If you are focused on finding a personal and distinctive voice, continue to play/explore and experiment. You'll find you start repeating a theme or rhythm in your pieces and if you are open to the process, you will start evolving that theme and rhythm...it starts to take on a life of it's own and you are on your way to developing that voice if you are willing to go along for the ride.

I have a "Thing...or Complement of Things" that intrigue me...it's three's, contrasts and divisions. Three's, contrast and divisions? So what, your twisted, nuts, boring? Well, I like to divide space into threes, I like contrast between one thing and the next; The pull you can create with line quality and color, sharp and soft, transparent and opaque. I love to play with that puzzle and get the balance to work in spite of a lack of symmetry, or better put, because of a lack of symmetry...ooooh, I love those combinations that create texture, light, surprises, interest. I don't know if anyone else sees that in my work. It doesn't matter though because the process and the end result are what float my boat. I'm excited because I've just started this journey and I hope it never ends. The work informs me what my next move is if I'm willing to listen.

I think that might be my current artists statement Bob...and it's a bit different today than it was six months ago. It will change a bit again with time and more work.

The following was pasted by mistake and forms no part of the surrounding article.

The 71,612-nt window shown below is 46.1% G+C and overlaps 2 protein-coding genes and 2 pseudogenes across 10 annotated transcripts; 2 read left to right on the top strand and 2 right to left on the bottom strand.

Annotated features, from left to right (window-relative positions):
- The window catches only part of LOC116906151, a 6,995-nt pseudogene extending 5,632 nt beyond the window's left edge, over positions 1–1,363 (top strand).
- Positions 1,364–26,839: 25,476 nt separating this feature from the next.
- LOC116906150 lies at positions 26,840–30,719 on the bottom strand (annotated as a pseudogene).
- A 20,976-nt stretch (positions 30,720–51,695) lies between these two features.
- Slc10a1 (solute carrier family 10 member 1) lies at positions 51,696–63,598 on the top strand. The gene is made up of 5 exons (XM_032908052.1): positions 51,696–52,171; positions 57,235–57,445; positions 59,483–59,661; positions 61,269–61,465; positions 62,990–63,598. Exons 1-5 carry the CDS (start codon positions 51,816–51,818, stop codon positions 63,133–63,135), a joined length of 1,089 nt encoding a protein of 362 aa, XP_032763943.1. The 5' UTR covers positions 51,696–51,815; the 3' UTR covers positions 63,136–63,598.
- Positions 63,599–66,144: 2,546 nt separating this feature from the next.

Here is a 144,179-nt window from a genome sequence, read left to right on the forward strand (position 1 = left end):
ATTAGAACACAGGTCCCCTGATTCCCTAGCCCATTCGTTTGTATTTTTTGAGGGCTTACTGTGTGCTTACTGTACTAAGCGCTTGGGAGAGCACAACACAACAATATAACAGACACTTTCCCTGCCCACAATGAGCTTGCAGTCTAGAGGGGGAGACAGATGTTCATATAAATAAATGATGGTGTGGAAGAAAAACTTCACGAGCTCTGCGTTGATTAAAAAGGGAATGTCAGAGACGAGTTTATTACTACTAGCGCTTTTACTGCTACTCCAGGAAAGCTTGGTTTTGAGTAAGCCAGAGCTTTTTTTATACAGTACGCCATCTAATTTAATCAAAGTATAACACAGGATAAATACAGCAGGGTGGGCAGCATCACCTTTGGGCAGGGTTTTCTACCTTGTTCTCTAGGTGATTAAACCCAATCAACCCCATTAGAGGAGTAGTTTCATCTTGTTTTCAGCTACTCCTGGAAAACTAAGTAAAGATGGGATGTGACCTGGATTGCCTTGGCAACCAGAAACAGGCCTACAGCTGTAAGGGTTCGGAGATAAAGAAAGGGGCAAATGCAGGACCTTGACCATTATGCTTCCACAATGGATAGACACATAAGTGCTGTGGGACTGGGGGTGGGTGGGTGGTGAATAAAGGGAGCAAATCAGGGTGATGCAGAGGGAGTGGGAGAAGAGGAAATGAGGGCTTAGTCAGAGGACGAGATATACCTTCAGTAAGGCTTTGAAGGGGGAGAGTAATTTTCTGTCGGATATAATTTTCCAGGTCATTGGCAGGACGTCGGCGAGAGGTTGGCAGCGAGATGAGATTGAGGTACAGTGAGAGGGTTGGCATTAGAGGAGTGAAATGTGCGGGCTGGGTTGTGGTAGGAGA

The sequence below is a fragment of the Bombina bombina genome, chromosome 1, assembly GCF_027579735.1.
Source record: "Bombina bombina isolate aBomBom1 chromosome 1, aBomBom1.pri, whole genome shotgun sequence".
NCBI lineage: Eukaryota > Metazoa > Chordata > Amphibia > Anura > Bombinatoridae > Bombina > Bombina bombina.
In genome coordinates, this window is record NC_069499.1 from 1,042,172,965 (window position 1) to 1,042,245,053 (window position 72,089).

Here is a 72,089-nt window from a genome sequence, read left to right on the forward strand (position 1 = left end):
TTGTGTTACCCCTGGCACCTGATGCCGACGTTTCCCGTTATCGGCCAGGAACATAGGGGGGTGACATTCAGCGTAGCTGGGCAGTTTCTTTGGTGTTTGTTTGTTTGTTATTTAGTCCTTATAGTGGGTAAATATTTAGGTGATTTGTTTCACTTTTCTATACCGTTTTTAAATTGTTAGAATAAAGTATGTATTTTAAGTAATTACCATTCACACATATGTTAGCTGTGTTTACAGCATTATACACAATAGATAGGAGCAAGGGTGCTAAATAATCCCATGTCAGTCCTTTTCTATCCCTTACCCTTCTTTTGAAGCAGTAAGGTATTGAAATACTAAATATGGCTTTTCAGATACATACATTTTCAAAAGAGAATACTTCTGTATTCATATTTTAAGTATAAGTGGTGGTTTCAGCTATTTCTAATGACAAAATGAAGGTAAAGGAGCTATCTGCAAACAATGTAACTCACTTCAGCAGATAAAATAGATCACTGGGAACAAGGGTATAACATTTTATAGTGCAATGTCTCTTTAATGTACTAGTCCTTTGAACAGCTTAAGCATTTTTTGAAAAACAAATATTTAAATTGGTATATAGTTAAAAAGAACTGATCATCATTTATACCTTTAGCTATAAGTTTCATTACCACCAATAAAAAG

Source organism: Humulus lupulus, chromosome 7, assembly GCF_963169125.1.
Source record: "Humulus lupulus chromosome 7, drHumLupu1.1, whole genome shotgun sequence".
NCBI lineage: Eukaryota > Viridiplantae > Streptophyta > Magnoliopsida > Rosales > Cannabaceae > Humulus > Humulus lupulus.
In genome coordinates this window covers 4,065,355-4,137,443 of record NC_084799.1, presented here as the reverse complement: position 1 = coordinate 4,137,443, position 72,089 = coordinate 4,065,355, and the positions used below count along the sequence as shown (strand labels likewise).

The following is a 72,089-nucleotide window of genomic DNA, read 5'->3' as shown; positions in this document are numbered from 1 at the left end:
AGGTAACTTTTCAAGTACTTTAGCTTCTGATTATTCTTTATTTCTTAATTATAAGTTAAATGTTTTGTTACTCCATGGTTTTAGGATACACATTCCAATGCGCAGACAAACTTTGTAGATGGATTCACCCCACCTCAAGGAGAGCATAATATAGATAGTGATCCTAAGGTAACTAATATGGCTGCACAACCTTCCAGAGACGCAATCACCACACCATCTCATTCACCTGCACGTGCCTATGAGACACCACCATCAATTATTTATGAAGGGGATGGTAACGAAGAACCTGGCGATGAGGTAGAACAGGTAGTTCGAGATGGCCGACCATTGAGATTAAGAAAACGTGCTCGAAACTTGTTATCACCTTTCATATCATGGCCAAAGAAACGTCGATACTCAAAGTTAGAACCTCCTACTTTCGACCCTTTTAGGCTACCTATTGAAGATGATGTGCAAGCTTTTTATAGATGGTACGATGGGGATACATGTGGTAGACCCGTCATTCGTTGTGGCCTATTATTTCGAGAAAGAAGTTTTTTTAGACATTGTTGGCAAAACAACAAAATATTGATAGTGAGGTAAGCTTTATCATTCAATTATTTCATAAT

This aspect to why I do what I do will be my anchor regardless of where I take my work. I am moving in a new direction in terms of form and enlarging my theme, my focus, my statement...or maybe I'm distilling it. It's throwing a new set of challenges to my skills as a kiln former...and is testing my patience, but fortunately there are folks out there who have already done what I am attempting to do...so I talk to them, and they are generous with me. I think they are generous with me because they know I will make it mine.

I emailed about this new direction with many. I emailed Ron Coleman for some technical support, Marty Kremer because in looking at his site, I saw he had already done what I planned to do...I contacted several others who I simply wanted to bounce around and share my ideas with. Honestly, I am a little anxious that I showed my hand about what I am up to with so many people. (Amy B. touched on this feeling). If I am being realistic, I don't need to feel anxious. These friends and cohorts won't take/copy my concept because they can't really since it's mine to evolve, and if they did play with that same theme and concept, they would come to different ends than I will. That's why I'm not concerned that although what I am going to do isn't new and original in terms of form...it will be unique and distinctively mine in terms of concept, theme, rhythm, statement, design...